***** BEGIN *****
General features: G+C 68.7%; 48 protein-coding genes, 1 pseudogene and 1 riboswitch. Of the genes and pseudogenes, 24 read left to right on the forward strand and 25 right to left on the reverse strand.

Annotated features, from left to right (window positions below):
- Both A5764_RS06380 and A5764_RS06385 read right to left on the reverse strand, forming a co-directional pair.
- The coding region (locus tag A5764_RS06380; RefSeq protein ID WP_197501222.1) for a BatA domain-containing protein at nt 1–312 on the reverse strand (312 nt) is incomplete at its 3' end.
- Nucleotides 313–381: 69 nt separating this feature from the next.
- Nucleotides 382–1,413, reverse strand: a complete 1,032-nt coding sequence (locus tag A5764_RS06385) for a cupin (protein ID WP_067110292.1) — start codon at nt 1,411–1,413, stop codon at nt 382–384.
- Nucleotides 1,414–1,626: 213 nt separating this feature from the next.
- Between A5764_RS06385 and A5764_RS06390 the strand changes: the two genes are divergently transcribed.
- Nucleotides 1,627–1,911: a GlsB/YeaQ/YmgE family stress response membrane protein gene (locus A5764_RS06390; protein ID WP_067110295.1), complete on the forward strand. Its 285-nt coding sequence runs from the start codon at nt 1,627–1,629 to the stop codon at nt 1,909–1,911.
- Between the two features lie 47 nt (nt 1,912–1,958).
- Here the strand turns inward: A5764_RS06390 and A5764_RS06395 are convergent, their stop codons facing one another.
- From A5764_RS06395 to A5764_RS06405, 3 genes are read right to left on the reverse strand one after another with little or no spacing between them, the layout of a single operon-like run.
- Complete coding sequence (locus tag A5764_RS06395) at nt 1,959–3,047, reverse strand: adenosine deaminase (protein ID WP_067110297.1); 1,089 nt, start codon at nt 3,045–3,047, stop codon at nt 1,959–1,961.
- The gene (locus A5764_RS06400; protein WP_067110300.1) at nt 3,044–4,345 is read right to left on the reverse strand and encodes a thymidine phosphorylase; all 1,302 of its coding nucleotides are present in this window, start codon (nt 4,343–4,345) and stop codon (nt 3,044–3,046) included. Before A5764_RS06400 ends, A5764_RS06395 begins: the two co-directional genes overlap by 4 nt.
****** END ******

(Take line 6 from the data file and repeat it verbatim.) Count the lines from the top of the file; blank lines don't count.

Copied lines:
- Nucleotides 382–1,413, reverse strand: a complete 1,032-nt coding sequence (locus tag A5764_RS06385) for a cupin (protein ID WP_067110292.1) — start codon at nt 1,411–1,413, stop codon at nt 382–384.